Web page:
Population Ecology

, Volume 58, Issue 1, pp 121–133 | Cite as

Small-scale spatial and temporal variation in the demographic processes underlying the large-scale decline of eiders in the Baltic Sea

  • Markus ÖstEmail author
  • Satu Ramula
  • Andreas Lindén
  • Patrik Karell
  • Mikael Kilpi
Original article


The application of uniform conservation schemes often fails to account for small-scale spatial variation in the drivers of population decline. Demographic comparisons of imperilled populations across locations are therefore crucial for successful conservation, but progress is hampered by lack of long-term data from more than a single population. The recent large-scale decline of eider ducks (Somateria mollissima) in the Baltic Sea is ideal for determining to what extent mechanisms underlying population decline can be extrapolated over larger areas. We utilized stochastic demographic methods incorporating both environmental and sampling variation to assess small-scale spatial and temporal variation in the population dynamics of eiders at Söderskär (eastern range-margin) and Tvärminne (core breeding area), situated 130 km apart. The stochastic growth rate models accurately predicted the observed differences in the rate of decline between sites and time periods. At Söderskär, established breeder survival had by far the greatest elasticity, whereas elasticity was more evenly distributed among vital rates at Tvärminne. Although the study sites showed the single largest difference in fecundity, stochastic life table response experiment analyses revealed that reduced adult female survival at Tvärminne mainly determined the observed difference in growth rates between sites. In contrast, reduced fecundity primarily differentiated the past population increase from the present population decline at Söderskär. Our results demonstrate that different mechanisms may be associated with population decline across adjacent geographic locations, and indicate that dispersal of first-time breeders may be important for population dynamics. Safeguarding adult female survival and/or fecundity should be prioritized in management efforts.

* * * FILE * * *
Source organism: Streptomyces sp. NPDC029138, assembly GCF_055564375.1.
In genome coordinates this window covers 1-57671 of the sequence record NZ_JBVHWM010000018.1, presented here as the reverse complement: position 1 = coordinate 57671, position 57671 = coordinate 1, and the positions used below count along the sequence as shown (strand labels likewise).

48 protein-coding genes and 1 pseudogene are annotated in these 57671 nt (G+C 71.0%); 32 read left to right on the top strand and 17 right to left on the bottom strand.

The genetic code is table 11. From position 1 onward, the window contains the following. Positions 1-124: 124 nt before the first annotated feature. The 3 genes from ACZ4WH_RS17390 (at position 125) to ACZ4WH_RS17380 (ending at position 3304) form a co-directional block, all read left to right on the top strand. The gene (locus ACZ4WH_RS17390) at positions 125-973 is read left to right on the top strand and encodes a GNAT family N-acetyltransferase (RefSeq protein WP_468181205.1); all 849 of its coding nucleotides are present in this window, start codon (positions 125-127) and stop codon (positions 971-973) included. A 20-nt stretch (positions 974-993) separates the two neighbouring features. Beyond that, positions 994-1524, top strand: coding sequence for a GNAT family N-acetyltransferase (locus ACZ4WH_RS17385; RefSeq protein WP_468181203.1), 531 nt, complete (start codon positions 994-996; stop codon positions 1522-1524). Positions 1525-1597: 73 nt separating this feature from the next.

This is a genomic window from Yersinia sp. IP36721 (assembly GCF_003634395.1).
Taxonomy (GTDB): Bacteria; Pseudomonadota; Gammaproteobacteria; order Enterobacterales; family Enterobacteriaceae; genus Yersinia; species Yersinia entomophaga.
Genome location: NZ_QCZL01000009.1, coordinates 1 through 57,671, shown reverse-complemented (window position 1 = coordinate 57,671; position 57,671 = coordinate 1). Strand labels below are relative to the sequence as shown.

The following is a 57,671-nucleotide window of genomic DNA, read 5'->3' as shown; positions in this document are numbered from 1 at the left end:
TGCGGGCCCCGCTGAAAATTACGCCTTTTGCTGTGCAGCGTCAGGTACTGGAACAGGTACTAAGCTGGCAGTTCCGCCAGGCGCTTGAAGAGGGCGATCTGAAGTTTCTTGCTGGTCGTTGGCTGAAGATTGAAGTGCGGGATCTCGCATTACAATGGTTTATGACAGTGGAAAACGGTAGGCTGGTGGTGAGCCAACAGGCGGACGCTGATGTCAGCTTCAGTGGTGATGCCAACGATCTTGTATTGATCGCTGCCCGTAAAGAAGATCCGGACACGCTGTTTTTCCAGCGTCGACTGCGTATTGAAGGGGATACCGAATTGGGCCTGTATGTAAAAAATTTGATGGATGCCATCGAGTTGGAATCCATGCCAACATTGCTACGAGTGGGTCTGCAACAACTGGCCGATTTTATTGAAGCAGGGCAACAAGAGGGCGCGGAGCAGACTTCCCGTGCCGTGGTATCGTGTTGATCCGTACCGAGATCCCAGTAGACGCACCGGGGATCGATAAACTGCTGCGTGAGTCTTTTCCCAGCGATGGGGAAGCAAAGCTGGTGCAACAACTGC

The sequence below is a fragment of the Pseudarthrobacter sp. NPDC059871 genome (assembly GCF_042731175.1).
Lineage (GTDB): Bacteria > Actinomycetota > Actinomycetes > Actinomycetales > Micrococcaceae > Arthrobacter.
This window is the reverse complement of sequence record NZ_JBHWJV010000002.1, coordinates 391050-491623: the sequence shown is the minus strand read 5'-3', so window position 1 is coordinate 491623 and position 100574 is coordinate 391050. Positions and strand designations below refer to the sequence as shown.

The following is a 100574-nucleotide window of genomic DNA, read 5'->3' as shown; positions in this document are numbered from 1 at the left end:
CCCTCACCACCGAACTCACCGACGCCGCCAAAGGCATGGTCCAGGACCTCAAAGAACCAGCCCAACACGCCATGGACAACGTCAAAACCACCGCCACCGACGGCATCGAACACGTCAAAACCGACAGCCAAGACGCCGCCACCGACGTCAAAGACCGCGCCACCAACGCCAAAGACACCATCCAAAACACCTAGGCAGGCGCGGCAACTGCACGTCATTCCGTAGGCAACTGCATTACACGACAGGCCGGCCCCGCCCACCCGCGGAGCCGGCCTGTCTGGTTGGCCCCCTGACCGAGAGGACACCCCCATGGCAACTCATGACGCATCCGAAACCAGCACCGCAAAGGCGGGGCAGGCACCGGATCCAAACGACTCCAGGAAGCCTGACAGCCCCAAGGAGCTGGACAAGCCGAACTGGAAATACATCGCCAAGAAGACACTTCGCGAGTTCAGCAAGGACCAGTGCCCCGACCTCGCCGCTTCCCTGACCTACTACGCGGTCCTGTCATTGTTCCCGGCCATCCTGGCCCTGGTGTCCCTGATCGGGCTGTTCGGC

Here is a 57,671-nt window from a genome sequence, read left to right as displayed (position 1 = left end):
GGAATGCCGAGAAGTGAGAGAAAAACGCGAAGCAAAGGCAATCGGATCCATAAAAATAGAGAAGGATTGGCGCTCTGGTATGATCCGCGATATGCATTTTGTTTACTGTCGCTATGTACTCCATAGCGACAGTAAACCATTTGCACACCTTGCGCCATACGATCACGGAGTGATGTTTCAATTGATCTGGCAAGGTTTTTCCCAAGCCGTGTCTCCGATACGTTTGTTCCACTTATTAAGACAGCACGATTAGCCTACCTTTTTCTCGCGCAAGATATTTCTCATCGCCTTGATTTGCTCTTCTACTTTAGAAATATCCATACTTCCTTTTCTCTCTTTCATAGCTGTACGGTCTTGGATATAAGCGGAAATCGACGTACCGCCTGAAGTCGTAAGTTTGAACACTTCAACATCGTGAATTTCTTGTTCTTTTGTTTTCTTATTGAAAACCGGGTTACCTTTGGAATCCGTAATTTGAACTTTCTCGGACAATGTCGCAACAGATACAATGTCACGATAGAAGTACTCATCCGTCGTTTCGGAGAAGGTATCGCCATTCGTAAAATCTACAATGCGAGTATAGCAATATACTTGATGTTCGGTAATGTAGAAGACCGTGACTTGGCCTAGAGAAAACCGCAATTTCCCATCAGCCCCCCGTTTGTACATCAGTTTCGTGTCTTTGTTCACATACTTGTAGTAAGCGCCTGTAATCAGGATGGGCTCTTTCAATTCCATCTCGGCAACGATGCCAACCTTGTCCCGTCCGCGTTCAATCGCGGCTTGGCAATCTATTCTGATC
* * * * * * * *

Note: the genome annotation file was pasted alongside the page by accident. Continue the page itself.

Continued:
Fecundity Population decline Population growth rate Predation Stochastic life table response experiment Survival 



We thank the numerous people participating in field work at both Söderskär and Tvärminne over the decades, particularly Martti Hario for his efforts in collecting the invaluable long-term data from Söderskär. We also thank Jukka Rintala and an anonymous reviewer for insightful comments on an earlier draft of this paper. This study was funded by the Academy of Finland (Grants 128039 to MÖ, 252577 to PK) and the Swedish Cultural Foundation in Finland (MÖ).

Compliance with ethical standards

Conflict of interest


Supplementary material

10144_2015_517_MOESM1_ESM.pdf (30 kb)
Supplementary material 1 (PDF 29 kb)
10144_2015_517_MOESM2_ESM.pdf (55 kb)
Supplementary material 2 (PDF 55 kb)


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Copyright information

© The Society of Population Ecology and Springer Japan 2015

Authors and Affiliations

  1. 1.Environmental and Marine Biology, Faculty of Science and EngineeringÅbo Akademi UniversityTurkuFinland
  2. 2.Aronia Coastal Zone Research TeamÅbo Akademi University and Novia University of Applied SciencesEkenäsFinland

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